New York, New York
New York City is the place Henry Hargreaves (11589) wants to be right now, in spite of the global pandemic – it’s home and the hub of his fine art and commercial photography world.
In Condell’s House from 1993–1997, he credits College with whetting his curiosity, developing his confidence, and planting the seed of self-belief in his artistic field.
“Peter Robinson, the art teacher, just let us work with our own curiosity, he really nurtured it, and I became addicted to the dark room, spending lunchtimes there.”
Now, he’s doing the same in New York, where in his own studio he can style, take photographs and do the production in a one-stop shop that clients love.
His fine art work is sometimes polarising, always thought provoking, and often food centric and he has exhibited in 15 cities and 10 countries. A lot of his commercial work comes from people who have seen his fine art work – and like it a lot.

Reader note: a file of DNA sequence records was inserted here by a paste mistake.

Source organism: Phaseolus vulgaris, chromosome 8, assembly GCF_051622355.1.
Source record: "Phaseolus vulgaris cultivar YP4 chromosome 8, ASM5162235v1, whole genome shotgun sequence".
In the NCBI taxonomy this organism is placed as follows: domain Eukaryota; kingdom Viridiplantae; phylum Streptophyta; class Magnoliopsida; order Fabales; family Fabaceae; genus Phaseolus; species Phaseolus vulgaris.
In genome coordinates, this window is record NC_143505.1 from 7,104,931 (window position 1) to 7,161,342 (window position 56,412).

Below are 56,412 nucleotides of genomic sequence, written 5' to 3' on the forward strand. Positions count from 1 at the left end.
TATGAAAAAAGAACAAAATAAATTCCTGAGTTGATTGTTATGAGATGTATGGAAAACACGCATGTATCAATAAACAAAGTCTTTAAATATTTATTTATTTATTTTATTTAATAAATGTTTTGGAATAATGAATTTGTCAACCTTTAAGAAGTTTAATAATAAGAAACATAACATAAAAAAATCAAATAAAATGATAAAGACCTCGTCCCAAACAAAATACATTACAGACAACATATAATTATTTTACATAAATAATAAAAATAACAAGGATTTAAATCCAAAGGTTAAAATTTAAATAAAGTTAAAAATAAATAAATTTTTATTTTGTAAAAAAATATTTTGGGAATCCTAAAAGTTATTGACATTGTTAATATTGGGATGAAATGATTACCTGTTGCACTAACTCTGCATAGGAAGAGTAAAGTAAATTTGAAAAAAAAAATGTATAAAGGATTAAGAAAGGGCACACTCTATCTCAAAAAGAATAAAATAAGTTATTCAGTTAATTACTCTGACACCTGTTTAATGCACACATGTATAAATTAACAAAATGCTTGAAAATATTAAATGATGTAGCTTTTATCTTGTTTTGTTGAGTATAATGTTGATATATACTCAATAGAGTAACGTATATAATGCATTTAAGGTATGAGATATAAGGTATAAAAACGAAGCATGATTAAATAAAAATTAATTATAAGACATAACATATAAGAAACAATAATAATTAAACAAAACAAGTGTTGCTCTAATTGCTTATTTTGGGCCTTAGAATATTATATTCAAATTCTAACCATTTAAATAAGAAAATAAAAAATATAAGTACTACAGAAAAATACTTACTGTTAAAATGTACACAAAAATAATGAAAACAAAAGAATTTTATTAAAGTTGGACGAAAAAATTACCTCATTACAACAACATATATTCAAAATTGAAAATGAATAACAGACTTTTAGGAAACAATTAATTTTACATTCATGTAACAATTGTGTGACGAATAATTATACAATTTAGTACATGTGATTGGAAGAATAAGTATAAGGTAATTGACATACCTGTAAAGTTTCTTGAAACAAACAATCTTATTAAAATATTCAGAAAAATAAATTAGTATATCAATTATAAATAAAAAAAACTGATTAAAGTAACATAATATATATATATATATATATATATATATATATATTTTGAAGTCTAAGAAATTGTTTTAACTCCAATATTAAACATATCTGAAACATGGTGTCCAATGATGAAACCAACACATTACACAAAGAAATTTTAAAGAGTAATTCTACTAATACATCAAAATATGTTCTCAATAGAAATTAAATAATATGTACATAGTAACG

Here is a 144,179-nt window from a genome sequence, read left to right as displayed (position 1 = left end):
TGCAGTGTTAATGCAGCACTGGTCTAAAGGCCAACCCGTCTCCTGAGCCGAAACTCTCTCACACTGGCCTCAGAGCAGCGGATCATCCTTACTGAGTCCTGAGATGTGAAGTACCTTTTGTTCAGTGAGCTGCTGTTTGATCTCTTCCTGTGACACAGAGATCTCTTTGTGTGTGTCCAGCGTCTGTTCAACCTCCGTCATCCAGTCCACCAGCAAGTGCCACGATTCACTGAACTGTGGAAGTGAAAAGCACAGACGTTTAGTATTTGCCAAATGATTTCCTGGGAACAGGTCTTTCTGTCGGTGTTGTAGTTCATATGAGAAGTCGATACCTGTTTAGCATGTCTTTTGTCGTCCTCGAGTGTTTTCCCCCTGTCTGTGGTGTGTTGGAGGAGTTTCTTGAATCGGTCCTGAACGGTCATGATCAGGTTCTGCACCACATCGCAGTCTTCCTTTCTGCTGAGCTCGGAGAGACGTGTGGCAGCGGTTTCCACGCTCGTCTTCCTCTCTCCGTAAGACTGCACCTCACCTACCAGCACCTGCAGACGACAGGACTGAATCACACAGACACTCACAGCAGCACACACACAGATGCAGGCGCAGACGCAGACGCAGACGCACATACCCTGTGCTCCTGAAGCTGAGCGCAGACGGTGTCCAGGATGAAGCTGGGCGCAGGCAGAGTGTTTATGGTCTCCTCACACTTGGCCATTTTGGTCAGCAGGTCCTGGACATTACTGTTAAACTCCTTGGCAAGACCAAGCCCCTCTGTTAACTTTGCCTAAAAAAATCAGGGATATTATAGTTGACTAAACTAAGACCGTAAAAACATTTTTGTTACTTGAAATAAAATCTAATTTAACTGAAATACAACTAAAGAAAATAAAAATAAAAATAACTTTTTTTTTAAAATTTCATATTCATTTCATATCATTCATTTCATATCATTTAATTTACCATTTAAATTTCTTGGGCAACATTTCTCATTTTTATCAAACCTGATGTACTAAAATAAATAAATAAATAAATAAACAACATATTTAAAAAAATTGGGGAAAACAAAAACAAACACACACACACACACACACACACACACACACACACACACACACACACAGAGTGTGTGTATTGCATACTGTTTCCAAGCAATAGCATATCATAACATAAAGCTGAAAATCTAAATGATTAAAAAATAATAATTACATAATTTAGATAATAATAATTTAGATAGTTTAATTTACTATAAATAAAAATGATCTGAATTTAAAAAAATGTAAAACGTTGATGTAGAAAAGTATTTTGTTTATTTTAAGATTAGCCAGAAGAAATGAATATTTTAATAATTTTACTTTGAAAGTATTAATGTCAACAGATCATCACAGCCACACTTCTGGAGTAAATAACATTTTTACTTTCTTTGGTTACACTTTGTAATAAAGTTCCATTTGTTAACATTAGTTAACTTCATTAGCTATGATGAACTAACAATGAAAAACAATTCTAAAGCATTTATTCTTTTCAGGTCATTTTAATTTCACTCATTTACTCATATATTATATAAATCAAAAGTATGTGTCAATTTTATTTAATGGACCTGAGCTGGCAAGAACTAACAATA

For Henry, it’s a dream come true to be making a living from his artistic passion.
“When I was at school I honestly didn’t think of photography as a sustainable career, not to do it and make money. But as I travelled and worked I began to learn about the possibilities.”
He was on the other end of the lens for years, one of the world’s top male models working for Prada, Kenzo, Yves Saint Laurent before moving to New York to bar tend and take photos himself.
After six months he became a full-time working photographer, learning that the art itself needed to be matched by personality and skill in developing relationships.
“People choose who they want to work with, and often it’s not the best person, but the one they relate best to, and have the best time with. It’s all about collaborations and flexibility.”
Having established a successful business, he’s not about to leave New York.
“I love the city, and the interactions that happen here between people all the time. You can use the subways 24 hours, there are always opportunities to do things, the cultural stuff is all close, and I love the positivity. It’s a place to come when you’re young, ambitious, excited and full of enthusiasm. I’m not planning on leaving soon.”
But he would like to get back to New Zealand at least once a year, and to have his parents meet their new granddaughter.